A new worldwide trend
Mineral potential assessment via integration of
spatially georeferenced data is an approach that is now used on
a global scale, and it keeps generating more and more interest.
The growing number of articles dealing with this technique confirms
this. This new trend was strongly influenced by the development
of new software making the process possible on a personal computer,
and by the availability of new digital databases.
Formerly, zones favourable to the discovery of new deposits were
generally identified by overlapping several layers of polyester,
each illustrating a geological feature potentially indicating the
presence of a given type of ore deposit (fault, geophysical anomaly,
geochemical anomaly, etc.). Target areas were selected among those
showing the largest number of overlapping features. The digital
integration of georeferenced data revolutionized this approach,
by making it possible to target, with pinpoint accuracy, the type
of data (or theme) to process, to adapt the processing based on
data-driven or knowledge-driven methods,
and finally, to combine the results according to the relative importance
of each theme.
The various methods used to process the data are grouped into two
categories: first, data-driven methods that rely on
statistical analysis to determine relevant spatial associations
of various geological, geophysical or geochemical elements with
known ore deposits; second, knowledge-driven methods
which, based on the expert assessment of the processing geologist,
rely on the definition and spatial processing of relevant metallogenic
parameters for a selected model.
Data-driven methods use a training set generally derived
from a digital map where a sufficient number of known deposits corresponding
to the selected ore deposit model are located in the study area.
The processing consists in calculating the statistical correlation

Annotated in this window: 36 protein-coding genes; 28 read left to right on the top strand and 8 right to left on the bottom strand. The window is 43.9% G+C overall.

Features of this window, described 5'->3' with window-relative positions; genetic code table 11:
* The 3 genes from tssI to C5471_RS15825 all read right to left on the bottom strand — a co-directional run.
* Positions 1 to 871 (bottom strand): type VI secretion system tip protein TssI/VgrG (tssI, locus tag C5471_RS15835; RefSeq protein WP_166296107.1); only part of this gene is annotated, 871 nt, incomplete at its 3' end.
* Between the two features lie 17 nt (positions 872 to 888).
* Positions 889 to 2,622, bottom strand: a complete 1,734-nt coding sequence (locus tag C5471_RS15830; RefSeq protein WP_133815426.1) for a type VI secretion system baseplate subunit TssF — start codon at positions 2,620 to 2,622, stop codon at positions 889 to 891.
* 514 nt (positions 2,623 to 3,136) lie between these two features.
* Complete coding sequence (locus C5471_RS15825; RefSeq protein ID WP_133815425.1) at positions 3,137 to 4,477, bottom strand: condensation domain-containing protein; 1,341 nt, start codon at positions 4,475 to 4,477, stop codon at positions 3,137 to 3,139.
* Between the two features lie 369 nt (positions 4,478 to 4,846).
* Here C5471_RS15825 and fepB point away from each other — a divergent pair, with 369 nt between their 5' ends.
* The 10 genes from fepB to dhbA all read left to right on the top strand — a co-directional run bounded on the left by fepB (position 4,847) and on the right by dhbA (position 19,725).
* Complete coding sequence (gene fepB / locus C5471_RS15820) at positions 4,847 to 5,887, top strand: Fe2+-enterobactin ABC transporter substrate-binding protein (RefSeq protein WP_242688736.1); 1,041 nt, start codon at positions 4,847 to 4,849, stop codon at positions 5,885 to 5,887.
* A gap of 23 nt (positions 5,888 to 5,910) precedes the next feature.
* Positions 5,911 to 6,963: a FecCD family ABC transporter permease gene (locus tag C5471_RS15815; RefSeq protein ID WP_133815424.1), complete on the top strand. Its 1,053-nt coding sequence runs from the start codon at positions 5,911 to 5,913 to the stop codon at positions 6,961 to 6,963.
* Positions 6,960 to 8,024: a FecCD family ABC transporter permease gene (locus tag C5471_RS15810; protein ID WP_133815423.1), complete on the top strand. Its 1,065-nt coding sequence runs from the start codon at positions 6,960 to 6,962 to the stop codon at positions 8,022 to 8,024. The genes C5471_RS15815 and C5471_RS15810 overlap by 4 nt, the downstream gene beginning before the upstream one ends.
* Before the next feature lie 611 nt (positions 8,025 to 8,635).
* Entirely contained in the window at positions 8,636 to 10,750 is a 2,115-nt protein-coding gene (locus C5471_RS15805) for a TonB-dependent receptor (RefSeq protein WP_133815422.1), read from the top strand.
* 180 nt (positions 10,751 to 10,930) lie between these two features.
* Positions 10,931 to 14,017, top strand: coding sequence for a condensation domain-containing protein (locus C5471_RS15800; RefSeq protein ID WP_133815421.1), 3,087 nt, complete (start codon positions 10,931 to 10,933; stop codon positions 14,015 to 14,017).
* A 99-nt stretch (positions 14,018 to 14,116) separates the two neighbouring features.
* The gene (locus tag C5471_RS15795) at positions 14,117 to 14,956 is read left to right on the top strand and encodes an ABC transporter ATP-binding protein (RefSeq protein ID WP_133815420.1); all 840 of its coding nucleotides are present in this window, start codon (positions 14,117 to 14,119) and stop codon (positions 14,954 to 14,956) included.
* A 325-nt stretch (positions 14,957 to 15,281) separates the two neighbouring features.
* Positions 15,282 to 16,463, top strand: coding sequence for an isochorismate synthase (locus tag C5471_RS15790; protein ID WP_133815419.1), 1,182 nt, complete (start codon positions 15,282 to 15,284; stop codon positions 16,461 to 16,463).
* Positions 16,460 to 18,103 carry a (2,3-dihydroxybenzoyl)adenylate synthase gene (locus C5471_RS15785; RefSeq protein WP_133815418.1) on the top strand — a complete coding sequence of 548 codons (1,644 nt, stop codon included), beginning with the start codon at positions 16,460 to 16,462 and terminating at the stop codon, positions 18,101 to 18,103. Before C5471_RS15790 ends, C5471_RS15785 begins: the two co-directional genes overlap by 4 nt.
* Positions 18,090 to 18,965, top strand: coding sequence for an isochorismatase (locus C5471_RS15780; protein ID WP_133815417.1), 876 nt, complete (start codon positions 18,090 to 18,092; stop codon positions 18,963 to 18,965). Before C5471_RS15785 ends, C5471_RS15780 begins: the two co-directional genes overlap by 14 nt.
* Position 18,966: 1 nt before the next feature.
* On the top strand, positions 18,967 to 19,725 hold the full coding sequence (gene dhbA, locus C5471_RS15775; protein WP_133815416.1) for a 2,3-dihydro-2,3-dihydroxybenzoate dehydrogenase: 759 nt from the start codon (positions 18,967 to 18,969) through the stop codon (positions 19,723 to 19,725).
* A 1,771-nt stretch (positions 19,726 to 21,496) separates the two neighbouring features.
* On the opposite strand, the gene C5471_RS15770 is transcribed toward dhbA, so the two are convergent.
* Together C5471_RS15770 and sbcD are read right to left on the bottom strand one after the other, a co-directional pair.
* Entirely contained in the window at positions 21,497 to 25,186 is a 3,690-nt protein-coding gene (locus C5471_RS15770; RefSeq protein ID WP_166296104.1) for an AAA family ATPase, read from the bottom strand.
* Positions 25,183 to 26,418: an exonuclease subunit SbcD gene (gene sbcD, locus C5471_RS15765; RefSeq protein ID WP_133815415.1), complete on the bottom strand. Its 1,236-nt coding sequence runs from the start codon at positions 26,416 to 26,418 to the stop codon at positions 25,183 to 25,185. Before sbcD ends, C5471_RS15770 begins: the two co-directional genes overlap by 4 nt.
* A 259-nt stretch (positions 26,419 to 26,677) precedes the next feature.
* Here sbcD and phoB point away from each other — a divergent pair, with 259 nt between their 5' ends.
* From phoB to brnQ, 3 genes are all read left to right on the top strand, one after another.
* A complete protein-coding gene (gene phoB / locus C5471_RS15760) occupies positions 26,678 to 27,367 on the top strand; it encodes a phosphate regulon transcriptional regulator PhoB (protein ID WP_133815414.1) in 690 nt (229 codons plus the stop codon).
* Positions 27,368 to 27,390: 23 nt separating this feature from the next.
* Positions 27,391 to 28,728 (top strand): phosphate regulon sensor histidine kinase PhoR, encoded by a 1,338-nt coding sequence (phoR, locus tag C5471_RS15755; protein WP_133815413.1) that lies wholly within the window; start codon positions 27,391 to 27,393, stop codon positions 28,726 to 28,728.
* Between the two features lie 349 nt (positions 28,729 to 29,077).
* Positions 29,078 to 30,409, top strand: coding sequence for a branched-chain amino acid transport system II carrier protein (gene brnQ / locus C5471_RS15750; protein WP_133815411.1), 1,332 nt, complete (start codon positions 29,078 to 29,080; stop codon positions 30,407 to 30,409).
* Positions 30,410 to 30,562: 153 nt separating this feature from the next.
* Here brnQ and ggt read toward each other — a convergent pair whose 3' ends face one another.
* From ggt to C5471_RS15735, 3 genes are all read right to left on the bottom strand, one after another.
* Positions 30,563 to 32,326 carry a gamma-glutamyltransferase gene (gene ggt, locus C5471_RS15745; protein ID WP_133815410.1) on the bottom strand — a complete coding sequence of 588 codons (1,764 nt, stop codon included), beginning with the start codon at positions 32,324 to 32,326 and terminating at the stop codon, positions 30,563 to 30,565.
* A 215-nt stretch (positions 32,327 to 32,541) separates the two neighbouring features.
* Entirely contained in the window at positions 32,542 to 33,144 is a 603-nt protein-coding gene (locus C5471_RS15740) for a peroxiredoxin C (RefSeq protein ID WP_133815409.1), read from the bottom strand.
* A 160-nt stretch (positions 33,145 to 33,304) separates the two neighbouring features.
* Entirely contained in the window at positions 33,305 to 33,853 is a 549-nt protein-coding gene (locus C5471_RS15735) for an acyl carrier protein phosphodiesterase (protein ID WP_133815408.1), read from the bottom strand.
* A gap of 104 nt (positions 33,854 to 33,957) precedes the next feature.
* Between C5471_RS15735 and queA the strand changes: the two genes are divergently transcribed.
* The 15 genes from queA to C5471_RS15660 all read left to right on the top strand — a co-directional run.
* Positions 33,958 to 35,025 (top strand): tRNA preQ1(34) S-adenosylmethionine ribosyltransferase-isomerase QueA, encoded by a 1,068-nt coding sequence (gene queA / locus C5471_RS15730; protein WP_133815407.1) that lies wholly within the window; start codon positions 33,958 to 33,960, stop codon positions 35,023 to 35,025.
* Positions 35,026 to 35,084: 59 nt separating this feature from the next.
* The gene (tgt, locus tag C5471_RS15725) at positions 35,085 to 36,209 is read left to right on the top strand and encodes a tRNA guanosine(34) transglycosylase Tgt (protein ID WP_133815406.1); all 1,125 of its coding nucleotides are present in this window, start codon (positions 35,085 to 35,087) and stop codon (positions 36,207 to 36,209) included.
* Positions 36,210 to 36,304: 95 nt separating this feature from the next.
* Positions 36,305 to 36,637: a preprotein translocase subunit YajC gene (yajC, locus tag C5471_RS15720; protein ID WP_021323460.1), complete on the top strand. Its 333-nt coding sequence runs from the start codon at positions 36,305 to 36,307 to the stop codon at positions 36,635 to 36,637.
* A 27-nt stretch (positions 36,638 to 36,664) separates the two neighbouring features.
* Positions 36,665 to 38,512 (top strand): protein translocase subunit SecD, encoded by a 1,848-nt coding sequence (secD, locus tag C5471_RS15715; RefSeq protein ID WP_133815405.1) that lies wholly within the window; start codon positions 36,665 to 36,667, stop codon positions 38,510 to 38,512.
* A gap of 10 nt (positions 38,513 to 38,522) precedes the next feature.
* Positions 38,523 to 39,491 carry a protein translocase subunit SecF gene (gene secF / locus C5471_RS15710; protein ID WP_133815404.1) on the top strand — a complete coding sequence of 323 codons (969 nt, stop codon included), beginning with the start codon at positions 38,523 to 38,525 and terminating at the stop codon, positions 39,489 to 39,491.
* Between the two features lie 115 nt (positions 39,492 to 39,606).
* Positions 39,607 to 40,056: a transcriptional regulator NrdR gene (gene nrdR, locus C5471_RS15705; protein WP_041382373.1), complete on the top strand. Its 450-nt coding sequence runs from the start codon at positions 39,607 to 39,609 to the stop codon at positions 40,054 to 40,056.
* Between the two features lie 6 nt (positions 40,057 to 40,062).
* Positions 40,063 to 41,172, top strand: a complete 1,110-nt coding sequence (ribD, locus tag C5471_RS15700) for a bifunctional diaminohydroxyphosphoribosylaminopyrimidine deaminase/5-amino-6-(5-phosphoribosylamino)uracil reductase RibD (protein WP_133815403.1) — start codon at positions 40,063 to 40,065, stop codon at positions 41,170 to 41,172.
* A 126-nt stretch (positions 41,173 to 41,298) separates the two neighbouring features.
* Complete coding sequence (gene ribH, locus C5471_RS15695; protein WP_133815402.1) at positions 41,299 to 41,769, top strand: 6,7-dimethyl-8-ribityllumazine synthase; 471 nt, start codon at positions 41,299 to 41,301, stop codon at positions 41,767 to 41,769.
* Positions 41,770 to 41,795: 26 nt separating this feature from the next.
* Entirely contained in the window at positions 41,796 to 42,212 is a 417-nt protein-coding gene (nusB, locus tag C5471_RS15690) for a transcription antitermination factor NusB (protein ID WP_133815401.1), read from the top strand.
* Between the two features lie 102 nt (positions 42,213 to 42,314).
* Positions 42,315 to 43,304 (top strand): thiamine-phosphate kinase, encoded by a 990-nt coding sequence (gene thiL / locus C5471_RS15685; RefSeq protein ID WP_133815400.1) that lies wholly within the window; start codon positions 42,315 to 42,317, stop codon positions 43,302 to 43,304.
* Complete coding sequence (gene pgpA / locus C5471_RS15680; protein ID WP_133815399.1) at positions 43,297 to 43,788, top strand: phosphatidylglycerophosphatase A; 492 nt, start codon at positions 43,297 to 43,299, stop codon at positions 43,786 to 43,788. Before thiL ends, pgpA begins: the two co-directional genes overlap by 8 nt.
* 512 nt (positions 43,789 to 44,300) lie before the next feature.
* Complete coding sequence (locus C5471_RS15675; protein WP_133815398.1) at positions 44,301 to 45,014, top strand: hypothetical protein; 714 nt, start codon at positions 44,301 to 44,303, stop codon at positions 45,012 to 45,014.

between this training set and a certain number of digital maps each
representing a parameter (or theme) relevant to the model (map of
felsic intrusions, iron alteration, synvolcanic dykes, etc.). Data-driven
methods essentially use three techniques: regression analysis, neural
networks and weight of evidence.
Knowledge-driven methods (used to produce MPMPS maps)
are based on an ore deposit model that is relevant for the study
area. This model is based on geological parameters (heat source,
favourable lithologies, faults allowing fluid circulation, etc.)
which are considered as essential or favourable elements for the
formation of deposits. To these parameters are also added discrete
indicators (mineral occurrences, alteration indicator minerals,
geochemical anomalies, etc.) signalling the presence of mineralization.
In each case, these elements constitute a modelling theme. Data
processing is guided by the expert’s evaluation of the role
and importance of each theme in the emplacement of potential deposits.
The weight attributed to the various themes and their combination
may be derived either from the arbitrary assessment of an ore deposit
expert, or from combination methods based on concepts such as fuzzy
logic, or the Dempster-Shafer belief theory.
Data-driven methods that require a significant number
of occurrences related to the selected model can only be used in
areas that have already been extensively explored. The advantage
of these methods lies in the fact that they are based on a factual
approach that may be demonstrated and verified. However, they are
based on occasionally complex statistical correlations which, from
a geological standpoint, are not always meaningful. Knowledge-driven
methods are more suitable in poorly explored areas where little
or no favourable mineralization has been recognized to date. Since
the evolution of the product is guided by the expert judgment of
a metallogenist, this method yields a product that closely resembles
ore deposit models already known and studied by exploration companies.
On the other hand, the arbitrary weight attributed to parameters
in this approach is determined by the expert preferences of the
metallogenist, which may vary from one expert to another.